The Sanctuary was nearly overflowing on November 24, when former NHL superstar Theo Fleury spoke to Conestoga students for the college’s Health and Wellness Week.
Fleury, who played over 1,000 games in the NHL, collecting a Stanley Cup and an Olympic gold medal along the way, is now a motivational speaker and full-time advocate against the sexual abuse of children.
"I want to get as many victims of child sexual abuse into recovery as possible," Fleury told the nearly 200 students in attendance. "I want to empower them, I want them to take control of their lives."
"Child sexual abuse is the biggest epidemic we have on our planet," Fleury said, adding that one in five boys is abused before the age of 18.
His presentation, titled Don’t Quit Before the Miracle, encourages victims of sexual abuse, both past and present, to come forward and seek help.
Fleury alleged in his 2010 best-selling memoir, Playing With Fire, that former coach Graham James had sexually assaulted him more than 150 times over a three-year span when he was a teenager. The reason it took him 27 years to come forward, said Fleury, is that there is a stigma attached to sexual abuse.
"We have to get rid of the stigma around not telling," Fleury said. "The more we keep the secret inside, the sicker we get."
The book, which Fleury wrote in an attempt to help others, also helped him to define his own future. “I was just trying to write my book and get as honest as I could and then all of a sudden I found the purpose of my life.”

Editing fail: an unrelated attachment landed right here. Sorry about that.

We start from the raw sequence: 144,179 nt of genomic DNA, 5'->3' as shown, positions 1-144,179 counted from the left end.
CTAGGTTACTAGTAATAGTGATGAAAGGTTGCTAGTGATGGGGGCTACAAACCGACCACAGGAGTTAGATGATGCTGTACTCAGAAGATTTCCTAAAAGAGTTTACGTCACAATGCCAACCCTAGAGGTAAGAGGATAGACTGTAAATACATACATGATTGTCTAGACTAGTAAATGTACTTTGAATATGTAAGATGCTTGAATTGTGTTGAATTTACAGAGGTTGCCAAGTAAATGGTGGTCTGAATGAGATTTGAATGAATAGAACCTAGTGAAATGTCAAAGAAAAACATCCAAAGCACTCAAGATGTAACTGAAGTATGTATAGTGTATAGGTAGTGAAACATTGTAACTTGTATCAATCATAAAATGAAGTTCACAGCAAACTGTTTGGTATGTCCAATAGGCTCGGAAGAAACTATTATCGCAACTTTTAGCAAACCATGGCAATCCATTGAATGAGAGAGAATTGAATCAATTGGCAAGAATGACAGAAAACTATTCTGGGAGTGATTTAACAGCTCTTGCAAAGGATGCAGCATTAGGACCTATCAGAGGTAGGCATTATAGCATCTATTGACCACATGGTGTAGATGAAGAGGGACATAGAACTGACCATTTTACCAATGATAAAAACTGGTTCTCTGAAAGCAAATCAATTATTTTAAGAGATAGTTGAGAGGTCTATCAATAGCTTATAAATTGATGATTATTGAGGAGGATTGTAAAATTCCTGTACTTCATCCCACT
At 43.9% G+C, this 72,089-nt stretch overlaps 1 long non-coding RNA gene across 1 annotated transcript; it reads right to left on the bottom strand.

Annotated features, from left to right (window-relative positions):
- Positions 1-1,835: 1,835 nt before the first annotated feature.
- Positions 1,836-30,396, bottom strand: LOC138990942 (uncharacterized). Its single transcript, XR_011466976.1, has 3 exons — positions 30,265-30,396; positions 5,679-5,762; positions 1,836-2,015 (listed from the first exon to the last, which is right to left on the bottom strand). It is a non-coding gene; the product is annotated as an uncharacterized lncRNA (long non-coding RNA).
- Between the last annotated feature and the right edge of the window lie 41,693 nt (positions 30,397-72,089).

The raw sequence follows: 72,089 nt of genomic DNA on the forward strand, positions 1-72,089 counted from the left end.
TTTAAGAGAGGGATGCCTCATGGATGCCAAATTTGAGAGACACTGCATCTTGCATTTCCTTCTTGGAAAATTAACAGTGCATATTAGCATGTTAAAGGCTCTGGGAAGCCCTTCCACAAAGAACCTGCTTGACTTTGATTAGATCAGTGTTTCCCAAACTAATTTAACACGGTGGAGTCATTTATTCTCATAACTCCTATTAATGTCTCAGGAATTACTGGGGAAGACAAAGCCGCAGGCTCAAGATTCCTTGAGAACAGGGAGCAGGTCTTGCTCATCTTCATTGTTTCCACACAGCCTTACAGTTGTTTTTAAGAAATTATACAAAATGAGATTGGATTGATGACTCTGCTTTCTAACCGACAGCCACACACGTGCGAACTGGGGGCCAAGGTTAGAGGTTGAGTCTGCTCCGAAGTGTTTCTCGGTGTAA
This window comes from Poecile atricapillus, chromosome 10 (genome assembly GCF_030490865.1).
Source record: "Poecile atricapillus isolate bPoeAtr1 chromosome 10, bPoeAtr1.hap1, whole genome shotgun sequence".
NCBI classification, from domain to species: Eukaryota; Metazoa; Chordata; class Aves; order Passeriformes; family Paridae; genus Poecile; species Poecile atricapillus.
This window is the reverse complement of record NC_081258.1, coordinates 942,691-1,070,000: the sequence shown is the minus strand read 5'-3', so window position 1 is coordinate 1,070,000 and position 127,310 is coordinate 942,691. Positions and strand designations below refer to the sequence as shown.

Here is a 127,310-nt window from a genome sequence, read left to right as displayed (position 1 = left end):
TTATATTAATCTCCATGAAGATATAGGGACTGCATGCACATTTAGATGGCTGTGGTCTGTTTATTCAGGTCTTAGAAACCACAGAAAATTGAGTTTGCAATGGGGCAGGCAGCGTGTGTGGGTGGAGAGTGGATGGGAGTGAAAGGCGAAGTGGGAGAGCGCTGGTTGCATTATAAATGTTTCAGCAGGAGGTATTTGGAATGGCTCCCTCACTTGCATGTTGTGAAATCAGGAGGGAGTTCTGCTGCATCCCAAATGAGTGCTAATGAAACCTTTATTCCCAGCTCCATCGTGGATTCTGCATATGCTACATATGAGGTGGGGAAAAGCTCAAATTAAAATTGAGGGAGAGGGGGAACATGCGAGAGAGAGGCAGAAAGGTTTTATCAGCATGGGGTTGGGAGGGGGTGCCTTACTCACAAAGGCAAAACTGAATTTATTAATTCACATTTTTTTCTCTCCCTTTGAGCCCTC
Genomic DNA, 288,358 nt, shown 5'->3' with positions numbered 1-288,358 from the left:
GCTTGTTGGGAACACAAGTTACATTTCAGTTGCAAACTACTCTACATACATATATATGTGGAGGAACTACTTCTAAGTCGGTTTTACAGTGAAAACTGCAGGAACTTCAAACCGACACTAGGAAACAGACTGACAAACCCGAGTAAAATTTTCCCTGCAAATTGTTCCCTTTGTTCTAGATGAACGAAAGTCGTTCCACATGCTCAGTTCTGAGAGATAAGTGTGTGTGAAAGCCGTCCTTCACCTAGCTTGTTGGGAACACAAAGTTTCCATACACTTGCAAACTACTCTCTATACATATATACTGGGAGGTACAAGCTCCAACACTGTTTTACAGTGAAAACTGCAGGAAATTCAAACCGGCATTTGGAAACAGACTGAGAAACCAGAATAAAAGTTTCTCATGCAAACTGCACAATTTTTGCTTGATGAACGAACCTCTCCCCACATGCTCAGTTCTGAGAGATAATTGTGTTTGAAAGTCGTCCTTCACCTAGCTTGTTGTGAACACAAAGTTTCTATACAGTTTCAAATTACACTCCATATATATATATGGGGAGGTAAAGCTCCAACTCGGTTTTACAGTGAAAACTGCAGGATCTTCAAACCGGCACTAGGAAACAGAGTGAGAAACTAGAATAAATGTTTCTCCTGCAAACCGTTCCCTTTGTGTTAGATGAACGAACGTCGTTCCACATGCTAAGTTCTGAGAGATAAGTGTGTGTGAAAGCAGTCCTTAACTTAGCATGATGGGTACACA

Fleury is also pushing adults who know about, or even suspect, sexual abuse against children, to come forward. "You would think it’s kind of odd that one of your players would be spending two or three nights a week at the coach’s house. That’s not normal," he said of his own case. "At the end of the day, I wanted somebody who knew to come forward."
In a recent post on Fleury’s website, he addressed the current Penn State University scandal.
"I have one stand: if an adult has even the slightest suspicion that a child is being abused, it is your duty as an adult to stand up for that child and do something now! It’s simple."
"It’s important when these types of stories come out, that we try to protect the victims as much as we can,” said Fleury. "We protect the abusers and re-victimize the victims. It’s backwards."
Parents also have to be more proactive in their children’s lives, Fleury said. "If your kid suddenly becomes quiet, uninvolved or he’s acting out, it’s a good sign he’s suffered some kind of trauma."
While Fleury has not seen a decline in sexual abuse over the years, he said more people than ever seem to be coming forward. "I've seen a shift in a short amount of time, but we still have a long way to go."
The key, said Fleury, is to never give up hope.
"We all have miracles," he said, “we just gotta go find them.”
Story by Ryan Bowman, a first-year student in Conestoga’s Journalism-Print program.